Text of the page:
Rohn next moves to bar Kakkanathu from introducing testimony or evidence regarding alleged possible unlawful animus of co-workers not involved in the decision to remove him from the engineering department or to terminate his employment. Rohn cites to the Schreiner decision that held "[s]tray workplace comments unrelated to the alleged discriminatory employment decision are not sufficient to support an inference of discrimination." 250, F.3d 1096, 1099 (7th Cir. 2001). Kakkanathu opposes this Motion, citing Sprint/United Mgmt. v. Mendelsohn, where the U.S. Supreme Court concluded that testimony by nonparties alleging discrimination at the hands of supervisors of the defendant company who played no role in the adverse employment decision challenged by the plaintiff is neither per se admissible nor per se inadmissible. 128 S.Ct. 1140, 1143 (2008).

Kakkanathu states in his affidavit that he complained to David Brinker, the head of the Rohn Engineering Department, about the racial comments directed towards him by Rohn employees. As the facts are presently known to the Court, the comments made by Rohn employees are inadmissible because they were not made by the person who made the adverse employment decision. As Kakkanathu has not alleged a hostile work environment, these comments will not be admitted to prove discriminatory animus absent Kakkanathu connecting these comments to Brinker's termination decision. Thus, while stray comments unrelated to the alleged discriminatory employment decision are not relevant, if Kakkanathu can show a causal link between the comments and the termination, the Court will permit the introduction of these comments. The Court directs Kakkanathu to present this causal evidence, if it exists, to the Court's attention outside the presence of the jury.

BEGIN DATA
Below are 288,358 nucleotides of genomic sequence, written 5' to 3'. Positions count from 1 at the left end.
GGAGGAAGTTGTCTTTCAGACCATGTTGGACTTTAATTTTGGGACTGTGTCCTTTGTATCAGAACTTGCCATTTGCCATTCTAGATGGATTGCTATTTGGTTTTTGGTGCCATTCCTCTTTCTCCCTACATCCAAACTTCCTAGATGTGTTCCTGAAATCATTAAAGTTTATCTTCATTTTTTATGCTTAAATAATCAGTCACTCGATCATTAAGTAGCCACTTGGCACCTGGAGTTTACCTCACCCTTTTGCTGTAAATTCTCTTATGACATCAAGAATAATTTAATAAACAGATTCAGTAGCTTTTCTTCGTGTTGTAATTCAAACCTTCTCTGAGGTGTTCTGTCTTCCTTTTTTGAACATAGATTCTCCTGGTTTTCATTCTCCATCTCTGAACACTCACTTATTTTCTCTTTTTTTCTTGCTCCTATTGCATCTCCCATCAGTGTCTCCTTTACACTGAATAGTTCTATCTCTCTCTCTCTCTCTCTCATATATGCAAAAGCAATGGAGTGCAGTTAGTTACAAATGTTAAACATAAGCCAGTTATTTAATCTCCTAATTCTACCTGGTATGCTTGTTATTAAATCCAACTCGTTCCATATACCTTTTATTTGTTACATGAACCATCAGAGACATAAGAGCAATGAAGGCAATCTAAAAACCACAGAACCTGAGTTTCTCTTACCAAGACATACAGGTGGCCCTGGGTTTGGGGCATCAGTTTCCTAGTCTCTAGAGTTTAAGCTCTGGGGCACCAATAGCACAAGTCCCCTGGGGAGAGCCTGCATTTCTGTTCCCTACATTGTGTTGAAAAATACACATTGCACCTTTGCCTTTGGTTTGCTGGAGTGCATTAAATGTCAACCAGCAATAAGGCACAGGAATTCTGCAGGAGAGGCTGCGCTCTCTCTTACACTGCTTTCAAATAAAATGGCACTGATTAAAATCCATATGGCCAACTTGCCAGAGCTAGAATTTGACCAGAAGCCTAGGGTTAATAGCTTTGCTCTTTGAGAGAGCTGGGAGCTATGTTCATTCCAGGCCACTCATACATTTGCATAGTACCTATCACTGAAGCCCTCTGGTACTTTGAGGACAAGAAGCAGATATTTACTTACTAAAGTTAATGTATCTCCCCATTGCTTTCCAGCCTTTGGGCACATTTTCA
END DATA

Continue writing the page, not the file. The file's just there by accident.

Therefore, the Court RESERVES ruling on Rohn's Second Motion in Limine (#33).

Third Motion in Limine by Defendant Rohn Industries (#37)

Rohn moves the Court to enter an order precluding an imposition of punitive damages. To supports its Motion, Rohn argues that punitive damages are meant to deter wrongful conduct and, since Rohn is a bankrupt company and "is no more," no award of punitive damages can serve to punish it. The Court finds this argument unpersuasive.

Kakkanathu's discrimination claim permits recovery of punitive damages. The Bankruptcy Code permits recovery by creditors of punitive damages assessed against debtors. In its objection to this Motion, Kakkanathu argues that punitive damages serve to both punish the wrongdoer and deter wrongful conduct of others. While the Court reserves judgment as to whether Kakkanathu can prove, as a matter of law, that punitive damages are warranted, it will not deny Kakkanathu the opportunity to seek punitive damages.

Therefore, the Court DENIES Rohn's Third Motion in Limine (#37).

CONCLUSION

For the reasons set forth above, the Court RESERVES RULING on Kakkanathu's First Motion in Limine (#38), DENIES IN PART and RESERVES RULING IN PART on Kakkanathu's Second Motion in Limine (#40), and DENIES Kakkanathu's Third Motion in Limine (#41). In addition, the Court DENIES Rohn's First Motion in Limine (#35), RESERVES ruling on Rohn's Second Motion in Limine (#33), and DENIES Rohn's Third Motion in Limine (#37).

The Court will conduct a hearing on September 23, 2008 at 10:00 AM to determine the admissibility of Rohn's expert's opinion (Daubert issue) and to determine whether evidence of Kakkanathu's wife's income will be admissible.

ENTERED this 16th day of September, 2008.

20080917

© 1992-2008 VersusLaw Inc.